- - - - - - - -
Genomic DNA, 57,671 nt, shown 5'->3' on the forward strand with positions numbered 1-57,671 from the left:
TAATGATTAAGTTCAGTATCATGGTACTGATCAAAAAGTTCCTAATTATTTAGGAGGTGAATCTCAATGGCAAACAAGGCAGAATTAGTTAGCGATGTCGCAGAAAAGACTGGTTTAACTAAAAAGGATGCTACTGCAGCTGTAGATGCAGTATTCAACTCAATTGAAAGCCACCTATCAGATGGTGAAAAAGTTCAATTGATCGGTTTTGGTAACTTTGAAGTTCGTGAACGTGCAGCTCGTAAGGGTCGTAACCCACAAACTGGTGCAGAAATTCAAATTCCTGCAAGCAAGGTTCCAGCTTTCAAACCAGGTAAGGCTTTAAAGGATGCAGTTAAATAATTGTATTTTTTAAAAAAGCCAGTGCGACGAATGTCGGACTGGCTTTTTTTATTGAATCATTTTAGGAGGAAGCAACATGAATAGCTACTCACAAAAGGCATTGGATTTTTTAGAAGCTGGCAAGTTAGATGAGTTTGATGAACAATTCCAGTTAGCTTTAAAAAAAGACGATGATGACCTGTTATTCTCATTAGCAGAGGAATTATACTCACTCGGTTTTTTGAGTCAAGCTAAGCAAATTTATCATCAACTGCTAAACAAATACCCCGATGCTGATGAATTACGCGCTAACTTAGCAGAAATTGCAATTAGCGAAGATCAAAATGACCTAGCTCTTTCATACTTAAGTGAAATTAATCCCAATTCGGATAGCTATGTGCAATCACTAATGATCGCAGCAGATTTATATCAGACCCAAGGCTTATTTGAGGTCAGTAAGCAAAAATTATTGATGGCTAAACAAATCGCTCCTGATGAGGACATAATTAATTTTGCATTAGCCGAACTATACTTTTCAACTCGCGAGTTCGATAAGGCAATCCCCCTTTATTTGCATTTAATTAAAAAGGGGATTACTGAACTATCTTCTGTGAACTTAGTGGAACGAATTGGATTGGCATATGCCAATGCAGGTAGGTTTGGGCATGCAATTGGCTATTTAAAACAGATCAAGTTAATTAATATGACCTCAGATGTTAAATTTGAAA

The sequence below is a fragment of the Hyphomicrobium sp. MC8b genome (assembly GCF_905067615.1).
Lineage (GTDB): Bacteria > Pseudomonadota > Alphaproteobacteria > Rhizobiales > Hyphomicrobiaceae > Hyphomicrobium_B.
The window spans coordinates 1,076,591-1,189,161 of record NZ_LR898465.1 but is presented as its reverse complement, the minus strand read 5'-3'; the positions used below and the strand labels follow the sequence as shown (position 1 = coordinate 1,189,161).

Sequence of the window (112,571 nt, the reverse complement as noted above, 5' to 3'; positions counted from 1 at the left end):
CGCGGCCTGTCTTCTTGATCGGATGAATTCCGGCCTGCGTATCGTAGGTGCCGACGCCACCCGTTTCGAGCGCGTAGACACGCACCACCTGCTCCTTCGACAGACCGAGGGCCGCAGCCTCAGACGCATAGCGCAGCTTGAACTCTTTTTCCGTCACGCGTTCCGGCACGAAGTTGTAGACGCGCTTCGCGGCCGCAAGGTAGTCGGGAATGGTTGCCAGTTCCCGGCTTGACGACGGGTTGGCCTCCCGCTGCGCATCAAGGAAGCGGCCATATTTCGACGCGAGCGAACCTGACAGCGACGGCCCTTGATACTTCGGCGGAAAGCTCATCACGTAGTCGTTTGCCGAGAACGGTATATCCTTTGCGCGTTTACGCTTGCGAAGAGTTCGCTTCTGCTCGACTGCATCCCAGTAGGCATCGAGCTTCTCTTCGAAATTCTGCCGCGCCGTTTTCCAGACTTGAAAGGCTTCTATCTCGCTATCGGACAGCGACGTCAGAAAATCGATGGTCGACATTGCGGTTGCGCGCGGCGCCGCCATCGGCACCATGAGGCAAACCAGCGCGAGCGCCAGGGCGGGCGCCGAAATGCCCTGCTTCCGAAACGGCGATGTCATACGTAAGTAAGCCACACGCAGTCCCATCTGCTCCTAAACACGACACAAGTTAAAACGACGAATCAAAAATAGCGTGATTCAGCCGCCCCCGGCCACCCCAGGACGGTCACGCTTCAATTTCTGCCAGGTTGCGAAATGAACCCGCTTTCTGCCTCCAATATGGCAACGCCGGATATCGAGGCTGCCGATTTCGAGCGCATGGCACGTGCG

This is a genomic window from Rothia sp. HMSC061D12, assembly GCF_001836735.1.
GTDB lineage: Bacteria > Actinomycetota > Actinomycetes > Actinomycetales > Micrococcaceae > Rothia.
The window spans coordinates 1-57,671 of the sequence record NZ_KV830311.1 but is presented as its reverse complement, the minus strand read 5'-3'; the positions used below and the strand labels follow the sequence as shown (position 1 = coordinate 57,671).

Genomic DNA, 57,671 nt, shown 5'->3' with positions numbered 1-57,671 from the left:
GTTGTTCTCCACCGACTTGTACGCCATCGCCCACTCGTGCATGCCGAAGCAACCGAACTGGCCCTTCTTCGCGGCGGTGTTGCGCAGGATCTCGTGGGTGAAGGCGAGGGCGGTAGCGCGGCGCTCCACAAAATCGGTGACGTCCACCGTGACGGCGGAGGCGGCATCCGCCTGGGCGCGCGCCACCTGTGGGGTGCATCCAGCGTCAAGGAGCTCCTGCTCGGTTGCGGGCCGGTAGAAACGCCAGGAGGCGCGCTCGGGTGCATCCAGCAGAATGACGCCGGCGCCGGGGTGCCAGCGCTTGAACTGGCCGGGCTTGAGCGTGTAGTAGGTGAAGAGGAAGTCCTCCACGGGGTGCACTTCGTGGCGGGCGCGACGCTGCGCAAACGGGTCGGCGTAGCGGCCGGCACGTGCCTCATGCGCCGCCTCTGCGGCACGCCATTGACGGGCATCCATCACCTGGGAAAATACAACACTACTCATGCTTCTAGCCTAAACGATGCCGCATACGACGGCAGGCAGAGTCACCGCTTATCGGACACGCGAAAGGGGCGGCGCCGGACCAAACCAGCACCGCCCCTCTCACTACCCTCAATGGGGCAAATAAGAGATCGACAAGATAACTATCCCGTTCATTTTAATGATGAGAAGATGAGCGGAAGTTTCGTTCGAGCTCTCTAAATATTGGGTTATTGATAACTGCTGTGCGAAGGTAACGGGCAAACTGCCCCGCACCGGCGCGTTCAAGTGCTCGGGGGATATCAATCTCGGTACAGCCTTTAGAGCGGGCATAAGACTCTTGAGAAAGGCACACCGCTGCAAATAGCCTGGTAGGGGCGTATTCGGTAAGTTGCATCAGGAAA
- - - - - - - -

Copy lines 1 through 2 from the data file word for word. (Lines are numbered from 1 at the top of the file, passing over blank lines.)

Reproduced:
Genomic DNA, 57,671 nt, shown 5'->3' on the forward strand with positions numbered 1-57,671 from the left:
TAATGATTAAGTTCAGTATCATGGTACTGATCAAAAAGTTCCTAATTATTTAGGAGGTGAATCTCAATGGCAAACAAGGCAGAATTAGTTAGCGATGTCGCAGAAAAGACTGGTTTAACTAAAAAGGATGCTACTGCAGCTGTAGATGCAGTATTCAACTCAATTGAAAGCCACCTATCAGATGGTGAAAAAGTTCAATTGATCGGTTTTGGTAACTTTGAAGTTCGTGAACGTGCAGCTCGTAAGGGTCGTAACCCACAAACTGGTGCAGAAATTCAAATTCCTGCAAGCAAGGTTCCAGCTTTCAAACCAGGTAAGGCTTTAAAGGATGCAGTTAAATAATTGTATTTTTTAAAAAAGCCAGTGCGACGAATGTCGGACTGGCTTTTTTTATTGAATCATTTTAGGAGGAAGCAACATGAATAGCTACTCACAAAAGGCATTGGATTTTTTAGAAGCTGGCAAGTTAGATGAGTTTGATGAACAATTCCAGTTAGCTTTAAAAAAAGACGATGATGACCTGTTATTCTCATTAGCAGAGGAATTATACTCACTCGGTTTTTTGAGTCAAGCTAAGCAAATTTATCATCAACTGCTAAACAAATACCCCGATGCTGATGAATTACGCGCTAACTTAGCAGAAATTGCAATTAGCGAAGATCAAAATGACCTAGCTCTTTCATACTTAAGTGAAATTAATCCCAATTCGGATAGCTATGTGCAATCACTAATGATCGCAGCAGATTTATATCAGACCCAAGGCTTATTTGAGGTCAGTAAGCAAAAATTATTGATGGCTAAACAAATCGCTCCTGATGAGGACATAATTAATTTTGCATTAGCCGAACTATACTTTTCAACTCGCGAGTTCGATAAGGCAATCCCCCTTTATTTGCATTTAATTAAAAAGGGGATTACTGAACTATCTTCTGTGAACTTAGTGGAACGAATTGGATTGGCATATGCCAATGCAGGTAGGTTTGGGCATGCAATTGGCTATTTAAAACAGATCAAGTTAATTAATATGACCTCAGATGTTAAATTTGAAA